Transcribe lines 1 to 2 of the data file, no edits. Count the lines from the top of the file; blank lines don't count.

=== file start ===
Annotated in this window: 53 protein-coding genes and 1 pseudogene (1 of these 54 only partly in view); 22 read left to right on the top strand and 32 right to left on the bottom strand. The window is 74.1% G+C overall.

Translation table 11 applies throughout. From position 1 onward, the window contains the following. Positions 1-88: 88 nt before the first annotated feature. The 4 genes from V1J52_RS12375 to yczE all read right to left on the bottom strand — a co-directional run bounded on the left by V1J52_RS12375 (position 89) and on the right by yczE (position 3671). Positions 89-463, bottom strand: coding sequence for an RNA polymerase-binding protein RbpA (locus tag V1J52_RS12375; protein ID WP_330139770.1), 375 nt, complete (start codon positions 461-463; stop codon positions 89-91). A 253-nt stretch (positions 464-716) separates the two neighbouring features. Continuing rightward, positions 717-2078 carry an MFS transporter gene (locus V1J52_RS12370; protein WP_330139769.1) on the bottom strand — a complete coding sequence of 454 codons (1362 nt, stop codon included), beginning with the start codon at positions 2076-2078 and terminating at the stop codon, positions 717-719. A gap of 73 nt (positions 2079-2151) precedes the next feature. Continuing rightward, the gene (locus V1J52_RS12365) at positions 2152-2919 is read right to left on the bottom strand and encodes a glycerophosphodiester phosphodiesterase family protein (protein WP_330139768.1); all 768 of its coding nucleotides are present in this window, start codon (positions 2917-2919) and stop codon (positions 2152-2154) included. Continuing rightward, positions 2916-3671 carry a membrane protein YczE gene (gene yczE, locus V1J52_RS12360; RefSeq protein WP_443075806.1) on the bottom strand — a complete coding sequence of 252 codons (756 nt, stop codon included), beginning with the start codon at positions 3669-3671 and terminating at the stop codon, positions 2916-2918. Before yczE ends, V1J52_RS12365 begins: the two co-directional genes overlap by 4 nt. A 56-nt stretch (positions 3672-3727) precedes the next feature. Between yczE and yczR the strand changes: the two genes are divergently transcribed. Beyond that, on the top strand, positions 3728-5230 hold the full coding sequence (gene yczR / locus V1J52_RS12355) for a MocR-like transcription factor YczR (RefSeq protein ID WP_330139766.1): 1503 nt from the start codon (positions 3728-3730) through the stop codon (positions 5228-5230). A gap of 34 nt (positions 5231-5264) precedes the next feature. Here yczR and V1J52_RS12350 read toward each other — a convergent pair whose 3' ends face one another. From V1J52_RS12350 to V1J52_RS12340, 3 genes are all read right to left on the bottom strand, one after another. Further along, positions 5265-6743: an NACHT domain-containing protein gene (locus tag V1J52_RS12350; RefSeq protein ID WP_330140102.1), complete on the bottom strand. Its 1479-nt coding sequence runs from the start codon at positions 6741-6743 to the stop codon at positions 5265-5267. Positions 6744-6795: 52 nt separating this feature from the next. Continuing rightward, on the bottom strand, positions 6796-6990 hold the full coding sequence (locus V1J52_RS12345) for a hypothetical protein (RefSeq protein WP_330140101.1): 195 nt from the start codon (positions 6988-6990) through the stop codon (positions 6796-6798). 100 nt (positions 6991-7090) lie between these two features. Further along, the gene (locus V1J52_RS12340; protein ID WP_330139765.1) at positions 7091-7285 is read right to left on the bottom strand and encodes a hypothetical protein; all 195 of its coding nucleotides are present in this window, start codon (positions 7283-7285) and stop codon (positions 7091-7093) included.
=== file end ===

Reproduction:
Annotated in this window: 53 protein-coding genes and 1 pseudogene (1 of these 54 only partly in view); 22 read left to right on the top strand and 32 right to left on the bottom strand. The window is 74.1% G+C overall.

Translation table 11 applies throughout. From position 1 onward, the window contains the following. Positions 1-88: 88 nt before the first annotated feature. The 4 genes from V1J52_RS12375 to yczE all read right to left on the bottom strand — a co-directional run bounded on the left by V1J52_RS12375 (position 89) and on the right by yczE (position 3671). Positions 89-463, bottom strand: coding sequence for an RNA polymerase-binding protein RbpA (locus tag V1J52_RS12375; protein ID WP_330139770.1), 375 nt, complete (start codon positions 461-463; stop codon positions 89-91). A 253-nt stretch (positions 464-716) separates the two neighbouring features. Continuing rightward, positions 717-2078 carry an MFS transporter gene (locus V1J52_RS12370; protein WP_330139769.1) on the bottom strand — a complete coding sequence of 454 codons (1362 nt, stop codon included), beginning with the start codon at positions 2076-2078 and terminating at the stop codon, positions 717-719. A gap of 73 nt (positions 2079-2151) precedes the next feature. Continuing rightward, the gene (locus V1J52_RS12365) at positions 2152-2919 is read right to left on the bottom strand and encodes a glycerophosphodiester phosphodiesterase family protein (protein WP_330139768.1); all 768 of its coding nucleotides are present in this window, start codon (positions 2917-2919) and stop codon (positions 2152-2154) included. Continuing rightward, positions 2916-3671 carry a membrane protein YczE gene (gene yczE, locus V1J52_RS12360; RefSeq protein WP_443075806.1) on the bottom strand — a complete coding sequence of 252 codons (756 nt, stop codon included), beginning with the start codon at positions 3669-3671 and terminating at the stop codon, positions 2916-2918. Before yczE ends, V1J52_RS12365 begins: the two co-directional genes overlap by 4 nt. A 56-nt stretch (positions 3672-3727) precedes the next feature. Between yczE and yczR the strand changes: the two genes are divergently transcribed. Beyond that, on the top strand, positions 3728-5230 hold the full coding sequence (gene yczR / locus V1J52_RS12355) for a MocR-like transcription factor YczR (RefSeq protein ID WP_330139766.1): 1503 nt from the start codon (positions 3728-3730) through the stop codon (positions 5228-5230). A gap of 34 nt (positions 5231-5264) precedes the next feature. Here yczR and V1J52_RS12350 read toward each other — a convergent pair whose 3' ends face one another. From V1J52_RS12350 to V1J52_RS12340, 3 genes are all read right to left on the bottom strand, one after another. Further along, positions 5265-6743: an NACHT domain-containing protein gene (locus tag V1J52_RS12350; RefSeq protein ID WP_330140102.1), complete on the bottom strand. Its 1479-nt coding sequence runs from the start codon at positions 6741-6743 to the stop codon at positions 5265-5267. Positions 6744-6795: 52 nt separating this feature from the next. Continuing rightward, on the bottom strand, positions 6796-6990 hold the full coding sequence (locus V1J52_RS12345) for a hypothetical protein (RefSeq protein WP_330140101.1): 195 nt from the start codon (positions 6988-6990) through the stop codon (positions 6796-6798). 100 nt (positions 6991-7090) lie between these two features. Further along, the gene (locus V1J52_RS12340; protein ID WP_330139765.1) at positions 7091-7285 is read right to left on the bottom strand and encodes a hypothetical protein; all 195 of its coding nucleotides are present in this window, start codon (positions 7283-7285) and stop codon (positions 7091-7093) included.